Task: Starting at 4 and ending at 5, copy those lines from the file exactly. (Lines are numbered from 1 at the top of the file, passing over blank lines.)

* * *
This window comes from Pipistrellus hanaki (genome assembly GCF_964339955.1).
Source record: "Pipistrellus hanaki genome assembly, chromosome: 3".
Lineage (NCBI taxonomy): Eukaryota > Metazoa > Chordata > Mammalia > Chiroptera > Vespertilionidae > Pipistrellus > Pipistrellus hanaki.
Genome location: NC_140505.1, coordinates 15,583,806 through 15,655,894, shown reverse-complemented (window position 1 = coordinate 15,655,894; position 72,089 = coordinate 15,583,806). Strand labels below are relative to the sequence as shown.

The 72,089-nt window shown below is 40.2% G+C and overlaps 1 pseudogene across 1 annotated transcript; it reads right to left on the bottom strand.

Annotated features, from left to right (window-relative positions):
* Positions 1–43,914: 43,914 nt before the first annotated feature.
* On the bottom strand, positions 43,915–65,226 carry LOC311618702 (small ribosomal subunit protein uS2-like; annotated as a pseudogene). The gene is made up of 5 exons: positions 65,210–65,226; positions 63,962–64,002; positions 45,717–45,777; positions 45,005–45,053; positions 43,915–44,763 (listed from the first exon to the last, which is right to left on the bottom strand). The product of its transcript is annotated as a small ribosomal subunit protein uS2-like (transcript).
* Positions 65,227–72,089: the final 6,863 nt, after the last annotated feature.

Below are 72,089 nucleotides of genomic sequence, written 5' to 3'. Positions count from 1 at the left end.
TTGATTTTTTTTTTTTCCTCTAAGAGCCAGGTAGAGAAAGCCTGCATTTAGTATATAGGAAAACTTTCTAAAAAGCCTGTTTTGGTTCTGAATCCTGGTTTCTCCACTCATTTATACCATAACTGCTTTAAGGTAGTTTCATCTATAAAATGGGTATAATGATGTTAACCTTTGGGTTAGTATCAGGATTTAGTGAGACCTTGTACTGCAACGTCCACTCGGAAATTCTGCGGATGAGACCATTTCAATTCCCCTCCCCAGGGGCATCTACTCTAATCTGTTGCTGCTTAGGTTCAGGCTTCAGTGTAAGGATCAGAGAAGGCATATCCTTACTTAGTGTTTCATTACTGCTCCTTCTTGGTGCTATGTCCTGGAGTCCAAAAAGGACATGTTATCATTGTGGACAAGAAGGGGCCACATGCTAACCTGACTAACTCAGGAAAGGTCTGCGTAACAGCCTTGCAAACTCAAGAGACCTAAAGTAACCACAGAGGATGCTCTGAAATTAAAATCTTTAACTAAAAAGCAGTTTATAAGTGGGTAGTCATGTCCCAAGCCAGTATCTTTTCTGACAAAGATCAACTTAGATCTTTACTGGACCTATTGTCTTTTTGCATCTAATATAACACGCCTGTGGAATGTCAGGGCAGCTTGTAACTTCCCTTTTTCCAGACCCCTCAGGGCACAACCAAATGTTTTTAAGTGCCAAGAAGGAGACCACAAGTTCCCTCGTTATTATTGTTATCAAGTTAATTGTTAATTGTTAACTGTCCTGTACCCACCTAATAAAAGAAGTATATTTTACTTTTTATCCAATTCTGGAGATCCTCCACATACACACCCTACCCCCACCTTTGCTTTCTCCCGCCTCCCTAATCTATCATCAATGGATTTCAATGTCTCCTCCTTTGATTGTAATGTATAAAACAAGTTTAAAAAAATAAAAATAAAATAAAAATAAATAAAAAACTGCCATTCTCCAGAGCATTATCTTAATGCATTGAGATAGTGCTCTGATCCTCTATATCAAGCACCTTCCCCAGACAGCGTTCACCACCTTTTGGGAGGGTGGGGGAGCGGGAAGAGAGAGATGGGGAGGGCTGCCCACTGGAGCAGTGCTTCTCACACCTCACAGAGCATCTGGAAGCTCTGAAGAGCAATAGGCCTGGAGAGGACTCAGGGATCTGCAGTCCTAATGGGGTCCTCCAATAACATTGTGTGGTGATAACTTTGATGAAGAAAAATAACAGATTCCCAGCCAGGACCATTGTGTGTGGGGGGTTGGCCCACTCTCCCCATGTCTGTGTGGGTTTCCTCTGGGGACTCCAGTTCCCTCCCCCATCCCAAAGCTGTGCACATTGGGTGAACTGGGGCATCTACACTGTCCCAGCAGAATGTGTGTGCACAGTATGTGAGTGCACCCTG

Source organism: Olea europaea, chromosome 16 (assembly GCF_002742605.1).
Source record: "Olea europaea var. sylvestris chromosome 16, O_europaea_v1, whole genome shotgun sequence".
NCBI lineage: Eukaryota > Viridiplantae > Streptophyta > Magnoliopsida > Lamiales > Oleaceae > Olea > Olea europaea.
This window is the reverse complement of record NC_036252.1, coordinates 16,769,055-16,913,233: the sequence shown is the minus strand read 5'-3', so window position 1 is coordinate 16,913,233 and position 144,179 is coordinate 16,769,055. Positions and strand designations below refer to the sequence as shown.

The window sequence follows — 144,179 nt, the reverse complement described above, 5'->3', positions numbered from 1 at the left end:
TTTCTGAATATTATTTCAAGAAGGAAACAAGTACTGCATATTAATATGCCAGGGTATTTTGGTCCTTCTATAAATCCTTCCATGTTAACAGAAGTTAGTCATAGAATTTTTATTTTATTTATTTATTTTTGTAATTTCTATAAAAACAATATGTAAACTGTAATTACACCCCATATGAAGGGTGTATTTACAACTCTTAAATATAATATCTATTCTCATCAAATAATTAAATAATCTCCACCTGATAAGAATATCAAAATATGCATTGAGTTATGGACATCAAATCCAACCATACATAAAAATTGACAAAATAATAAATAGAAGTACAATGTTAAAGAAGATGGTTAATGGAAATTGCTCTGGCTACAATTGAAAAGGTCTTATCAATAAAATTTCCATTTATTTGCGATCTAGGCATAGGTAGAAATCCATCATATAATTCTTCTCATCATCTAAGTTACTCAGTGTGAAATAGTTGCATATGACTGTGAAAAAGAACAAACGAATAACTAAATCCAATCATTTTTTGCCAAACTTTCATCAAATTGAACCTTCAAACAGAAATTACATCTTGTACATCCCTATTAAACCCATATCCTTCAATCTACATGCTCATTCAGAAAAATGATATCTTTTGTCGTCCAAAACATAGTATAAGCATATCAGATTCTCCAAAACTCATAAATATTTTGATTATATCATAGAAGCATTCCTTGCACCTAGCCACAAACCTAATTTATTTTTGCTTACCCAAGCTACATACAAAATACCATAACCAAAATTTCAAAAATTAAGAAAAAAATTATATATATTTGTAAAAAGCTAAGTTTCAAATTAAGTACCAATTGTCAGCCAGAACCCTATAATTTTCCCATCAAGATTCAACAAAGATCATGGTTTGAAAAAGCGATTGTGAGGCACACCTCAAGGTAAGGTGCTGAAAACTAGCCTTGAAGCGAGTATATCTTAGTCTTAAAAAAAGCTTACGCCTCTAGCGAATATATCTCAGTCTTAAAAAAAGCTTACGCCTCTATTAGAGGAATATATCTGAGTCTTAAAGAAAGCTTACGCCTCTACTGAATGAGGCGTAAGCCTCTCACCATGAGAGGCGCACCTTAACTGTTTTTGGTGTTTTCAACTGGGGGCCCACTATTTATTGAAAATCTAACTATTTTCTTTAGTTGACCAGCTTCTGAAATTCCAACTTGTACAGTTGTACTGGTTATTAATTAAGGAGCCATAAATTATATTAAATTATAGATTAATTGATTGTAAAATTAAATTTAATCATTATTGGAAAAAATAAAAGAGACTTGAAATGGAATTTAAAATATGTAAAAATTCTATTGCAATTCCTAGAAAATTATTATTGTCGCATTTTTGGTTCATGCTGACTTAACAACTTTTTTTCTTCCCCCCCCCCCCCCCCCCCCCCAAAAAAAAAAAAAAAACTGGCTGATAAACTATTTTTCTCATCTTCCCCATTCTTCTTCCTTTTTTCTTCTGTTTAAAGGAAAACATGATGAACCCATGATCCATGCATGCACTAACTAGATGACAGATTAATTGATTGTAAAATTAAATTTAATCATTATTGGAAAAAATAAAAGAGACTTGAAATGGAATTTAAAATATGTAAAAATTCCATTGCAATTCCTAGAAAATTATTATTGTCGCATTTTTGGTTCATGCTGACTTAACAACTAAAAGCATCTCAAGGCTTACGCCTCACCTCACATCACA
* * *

Genome location: NC_140505.1, coordinates 15,583,806 through 15,655,894, shown reverse-complemented (window position 1 = coordinate 15,655,894; position 72,089 = coordinate 15,583,806). Strand labels below are relative to the sequence as shown.

The 72,089-nt window shown below is 40.2% G+C and overlaps 1 pseudogene across 1 annotated transcript; it reads right to left on the bottom strand.